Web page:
Biology

Cellular recycling extends health and life expectancy in mammals

The technique has already been successfully tested on mice
The technique has already been successfully tested on mice
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The technique has already been successfully tested on mice
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The technique has already been successfully tested on mice

Buildingon two decades of research, scientists at University of Texas Southwestern have foundthat enhancing autophagy, a process of natural "cellularhousekeeping" within our bodies, can extend the lifespan of mice by10 percent and reduce age-related illnesses. The study could serveas an important step toward treating degenerative diseases likeAlzheimer's in humans.

Autophagy(from the Greek words for "self" and "eating") is a highly-desirable physiological process that destroys aged or damagedcellular components and recycles them to build new, healthier cells.Scientists believe that one of the reasons why exerciseand calorie-restricted diets tend to improve our health and lengthen our lives is thatthey subject cells to heightened levels of stress, which in turnboosts autophagyin the body.

Unfortunately,our ability to perform this valuable "cellular spring-cleaning"declines with age. But what if that decline could be stopped?

Ina recent study, a team led by doctors SalwaSebti and Álvaro Fernández at UT Southwestern set out to findwhether artificially and permanently increasing the level ofautophagy in mice would affect their longevity and overall health.The researchers achieved this through genetic engineering, bymutating the protein Beclin-1(which helps regulate autophagy and cell death) so it would bind lesstightly to its inhibitor Bcl-2.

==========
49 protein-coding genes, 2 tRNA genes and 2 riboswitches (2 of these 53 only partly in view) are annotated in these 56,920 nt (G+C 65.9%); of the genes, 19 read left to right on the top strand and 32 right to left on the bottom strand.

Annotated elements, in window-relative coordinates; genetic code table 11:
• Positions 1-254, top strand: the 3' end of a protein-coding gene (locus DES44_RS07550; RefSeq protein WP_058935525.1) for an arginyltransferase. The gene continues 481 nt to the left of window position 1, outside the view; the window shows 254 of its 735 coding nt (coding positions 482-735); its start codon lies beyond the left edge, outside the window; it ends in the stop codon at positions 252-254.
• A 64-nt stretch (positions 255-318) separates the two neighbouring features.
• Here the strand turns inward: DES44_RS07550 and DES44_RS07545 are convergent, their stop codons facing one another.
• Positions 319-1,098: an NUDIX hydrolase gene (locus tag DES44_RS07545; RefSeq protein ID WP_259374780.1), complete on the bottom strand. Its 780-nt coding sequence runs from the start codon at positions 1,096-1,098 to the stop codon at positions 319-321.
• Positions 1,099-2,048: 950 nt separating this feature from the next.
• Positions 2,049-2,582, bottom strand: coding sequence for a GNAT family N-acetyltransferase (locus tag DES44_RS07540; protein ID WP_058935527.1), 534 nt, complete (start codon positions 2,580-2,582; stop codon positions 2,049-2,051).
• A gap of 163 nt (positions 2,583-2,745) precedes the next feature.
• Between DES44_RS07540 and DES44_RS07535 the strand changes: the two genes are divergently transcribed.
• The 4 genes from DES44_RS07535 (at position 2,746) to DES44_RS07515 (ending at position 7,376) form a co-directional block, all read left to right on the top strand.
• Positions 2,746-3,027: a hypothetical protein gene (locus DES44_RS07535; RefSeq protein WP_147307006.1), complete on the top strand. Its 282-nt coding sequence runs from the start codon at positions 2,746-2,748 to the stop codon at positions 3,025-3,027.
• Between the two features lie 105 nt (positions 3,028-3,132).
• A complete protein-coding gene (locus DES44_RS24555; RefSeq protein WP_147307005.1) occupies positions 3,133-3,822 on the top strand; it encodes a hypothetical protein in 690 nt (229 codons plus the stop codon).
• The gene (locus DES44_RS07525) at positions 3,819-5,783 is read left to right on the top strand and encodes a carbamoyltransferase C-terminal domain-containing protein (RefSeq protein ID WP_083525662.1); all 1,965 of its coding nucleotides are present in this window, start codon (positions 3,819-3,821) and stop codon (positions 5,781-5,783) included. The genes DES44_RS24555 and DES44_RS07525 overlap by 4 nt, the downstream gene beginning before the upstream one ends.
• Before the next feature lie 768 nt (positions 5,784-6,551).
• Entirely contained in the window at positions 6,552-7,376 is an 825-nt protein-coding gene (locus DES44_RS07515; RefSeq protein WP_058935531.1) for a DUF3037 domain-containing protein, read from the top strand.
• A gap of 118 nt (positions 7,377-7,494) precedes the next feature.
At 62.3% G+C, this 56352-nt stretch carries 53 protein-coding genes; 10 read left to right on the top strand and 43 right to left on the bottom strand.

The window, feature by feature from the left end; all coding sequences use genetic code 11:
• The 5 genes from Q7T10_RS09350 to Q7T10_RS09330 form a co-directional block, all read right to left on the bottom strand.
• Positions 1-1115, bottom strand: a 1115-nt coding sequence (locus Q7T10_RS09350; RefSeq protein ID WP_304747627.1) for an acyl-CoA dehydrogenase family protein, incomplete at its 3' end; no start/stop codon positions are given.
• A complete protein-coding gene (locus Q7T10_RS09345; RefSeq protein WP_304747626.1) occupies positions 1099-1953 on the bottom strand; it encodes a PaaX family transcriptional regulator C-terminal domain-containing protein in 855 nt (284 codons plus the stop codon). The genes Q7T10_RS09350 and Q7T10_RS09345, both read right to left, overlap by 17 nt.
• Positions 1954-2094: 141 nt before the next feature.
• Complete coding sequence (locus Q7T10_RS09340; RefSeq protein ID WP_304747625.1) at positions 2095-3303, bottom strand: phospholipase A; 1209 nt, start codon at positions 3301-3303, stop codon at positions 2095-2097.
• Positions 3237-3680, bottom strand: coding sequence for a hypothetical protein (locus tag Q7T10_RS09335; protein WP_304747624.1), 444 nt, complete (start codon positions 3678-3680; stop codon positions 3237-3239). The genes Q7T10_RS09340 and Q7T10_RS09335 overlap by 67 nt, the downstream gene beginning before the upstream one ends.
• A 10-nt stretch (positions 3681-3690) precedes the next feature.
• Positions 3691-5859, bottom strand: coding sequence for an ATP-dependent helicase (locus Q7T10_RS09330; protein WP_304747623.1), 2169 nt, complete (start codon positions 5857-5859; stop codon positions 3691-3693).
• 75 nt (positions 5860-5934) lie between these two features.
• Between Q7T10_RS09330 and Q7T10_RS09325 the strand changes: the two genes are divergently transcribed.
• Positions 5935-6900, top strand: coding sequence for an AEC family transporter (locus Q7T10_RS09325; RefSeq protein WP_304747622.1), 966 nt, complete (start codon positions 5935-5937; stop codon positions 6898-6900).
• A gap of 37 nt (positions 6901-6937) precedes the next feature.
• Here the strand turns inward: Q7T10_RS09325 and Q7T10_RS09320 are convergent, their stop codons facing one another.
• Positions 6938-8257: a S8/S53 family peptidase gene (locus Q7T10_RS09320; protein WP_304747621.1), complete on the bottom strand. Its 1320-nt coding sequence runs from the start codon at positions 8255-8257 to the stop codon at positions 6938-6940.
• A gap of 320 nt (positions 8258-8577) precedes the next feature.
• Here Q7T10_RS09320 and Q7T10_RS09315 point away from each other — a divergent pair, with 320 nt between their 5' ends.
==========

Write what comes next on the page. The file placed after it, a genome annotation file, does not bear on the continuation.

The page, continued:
Asa result of this tweak, the genetically-engineered mice showedconsistently higher levels of autophagy in all their organs andthroughout their lives. Previous studies had suggested these micewere partially immune to the mouse equivalent of Alzheimer's disease,but the latest work goes into significantly more depth, suggestingthey also live about 10 percent longer lives and are generallyhealthier, since they are less likely to develop age-related cancersand pathological changes in the heart and kidneys.

"Thesestudies have important implications for human health and for thedevelopment of drugs to improve it," said Dr. Beth Levine, directorof the Center for Autopathy Research at UT Southwestern. "They showthat strategies to increase the cellular housekeeping pathway ofautophagy may retard aging and aging-related diseases."

Theresults suggest that it should be safe to permanently increaseautophagy to treat neurodegeneration and other diseases by developingdrugs that specifically target the binding between Beclin-1 andBlc-2.

Levineand her team are now working with other researchers to synthesizesuch a drug, with the intent to target human patients.

Thestudy appears in the latest edition of the journal Nature.

Source:UT Southwestern

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